The Family Practice Anesthesia (FPA) Program is an intensive 12-month residency designed to help Family Physicians develop the competencies and confidence to provide safe anesthetics to patients in community settings both on an elective and emergency basis.

Family Practice Anesthesia (FPA) Program

We provide advanced training for family physicians, either immediately following the first two years of family medicine residency or to physicians who are already in practice. Our program is accredited by the College of Family Physicians of Canada (CFPC). Once successfully completed, residents will be eligible to receive a Certificate of Added Competence (CAC) in Family Practice Anesthesia from the CFPC.

We enjoy close ties with our colleagues in Anesthesiology as well as with many community-based family physicians with focused practices in anesthesia in the communities around Ottawa. This balance of tertiary and community settings is something we are proud to offer and we believe this will contribute to your understanding of what it truly means to be a Family Practice Anesthetist.

Goals and Objectives

The FPA program aims to develop core competencies in the following areas:

  • Pre-anesthetic assessment;
  • Anesthetic equipment;
  • Vascular access;
  • Airway management;
  • Pharmacology of drugs used in anesthesia;
  • Procedural sedation;
  • General Anesthesia;
  • Spinal and Epidural anesthesia;
  • Regional anesthesia;
  • Obstetrical anesthesia;
  • Pediatric anesthesia;
  • Postoperative care;
  • Acutely ill and injured patients;
  • OR emergencies and complications;
  • Acute and Chronic pain; and,
  • Crisis Resource Management (CRM).

Self-directed learning is the cornerstone of our program and continues to be critical in independent practice. In order to enhance your daily learning experience, we expect you to come prepared each day with a list of 3 separate learning objectives for the day. Your goal will be to discuss these objectives with your staff and to seek out experiences that reflect your objectives.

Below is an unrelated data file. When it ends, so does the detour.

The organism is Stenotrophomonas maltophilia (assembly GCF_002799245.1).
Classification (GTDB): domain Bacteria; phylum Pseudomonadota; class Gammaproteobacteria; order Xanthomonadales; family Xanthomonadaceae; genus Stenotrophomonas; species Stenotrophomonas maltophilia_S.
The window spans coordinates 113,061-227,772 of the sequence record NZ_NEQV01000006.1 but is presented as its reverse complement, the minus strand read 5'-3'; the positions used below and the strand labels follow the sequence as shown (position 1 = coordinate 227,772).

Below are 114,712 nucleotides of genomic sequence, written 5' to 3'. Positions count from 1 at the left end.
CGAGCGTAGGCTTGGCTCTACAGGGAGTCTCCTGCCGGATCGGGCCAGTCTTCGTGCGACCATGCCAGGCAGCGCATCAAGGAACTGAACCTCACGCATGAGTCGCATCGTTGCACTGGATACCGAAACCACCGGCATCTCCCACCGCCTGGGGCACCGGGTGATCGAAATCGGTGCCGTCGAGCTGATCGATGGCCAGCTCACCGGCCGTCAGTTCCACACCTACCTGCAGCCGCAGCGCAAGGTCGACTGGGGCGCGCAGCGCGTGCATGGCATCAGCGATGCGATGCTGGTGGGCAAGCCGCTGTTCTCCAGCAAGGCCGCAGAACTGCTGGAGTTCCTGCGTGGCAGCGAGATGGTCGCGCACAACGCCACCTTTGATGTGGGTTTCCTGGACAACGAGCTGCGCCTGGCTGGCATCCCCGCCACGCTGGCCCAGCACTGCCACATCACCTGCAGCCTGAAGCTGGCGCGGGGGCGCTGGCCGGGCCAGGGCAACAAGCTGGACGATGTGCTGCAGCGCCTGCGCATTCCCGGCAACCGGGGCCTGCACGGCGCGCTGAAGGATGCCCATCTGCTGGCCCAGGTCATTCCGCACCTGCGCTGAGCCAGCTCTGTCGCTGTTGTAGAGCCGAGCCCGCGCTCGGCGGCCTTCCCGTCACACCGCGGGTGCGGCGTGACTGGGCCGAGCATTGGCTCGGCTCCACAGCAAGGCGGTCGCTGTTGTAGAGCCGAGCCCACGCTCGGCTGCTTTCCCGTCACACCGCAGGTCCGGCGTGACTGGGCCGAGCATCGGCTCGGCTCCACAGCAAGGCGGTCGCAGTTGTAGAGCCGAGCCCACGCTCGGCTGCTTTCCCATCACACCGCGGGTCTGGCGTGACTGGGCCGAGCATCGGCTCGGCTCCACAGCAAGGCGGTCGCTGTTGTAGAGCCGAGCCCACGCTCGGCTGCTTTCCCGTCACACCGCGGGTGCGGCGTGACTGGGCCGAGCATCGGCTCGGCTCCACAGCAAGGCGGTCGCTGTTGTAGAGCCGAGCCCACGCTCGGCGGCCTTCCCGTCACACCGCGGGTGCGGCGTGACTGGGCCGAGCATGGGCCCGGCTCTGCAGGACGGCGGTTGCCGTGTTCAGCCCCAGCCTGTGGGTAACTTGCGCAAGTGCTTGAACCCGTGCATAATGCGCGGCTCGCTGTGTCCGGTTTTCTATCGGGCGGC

Program Structure

The year is divided into 13 blocks, each of which is 4 weeks in length:

Community Anesthesia (3 blocks):


Communities in the Ottawa area including Perth, Smiths Falls, Winchester and Almonte.


  • Introduce the FPA resident to the practice and FP-anesthesia;
  • Develop mentorship from local FPAs, maintain a connection to family practice;
  • Learn the foundational aspects of FPA practice (e.g. perioperative assessment, perioperative management, procedural skills, etc);
  • Develop a sense of limits to the complexity of cases that can be done depending on the resources within a community setting;
  • Later community rotations in community anesthesia will assist the FPA resident in transition to independent practice.

Clinical Environment:

  • One-on-one with attending FPAs throughout these rotations. Examples of ORs you will be placed in include: General surgery, Orthopedics, OBGYN, Urology, ENT, Plastics, Endoscopy, Ophthalmology;

  • Opportunities to work in various other settings including family practice offices, pain clinics, pre-operative clinics as well as the Emergency Room;

  • 1:3 home-call where you will shadow your attending FPA who will provide you with graduated responsibilities that are safe for patients and reflect your level of training. Examples of on-call experiences in the community include trauma, ICU crises management, ER crises management, OB epidurals, and various emergency surgeries.

Adult Anesthesia (7 blocks):


The Ottawa Hospital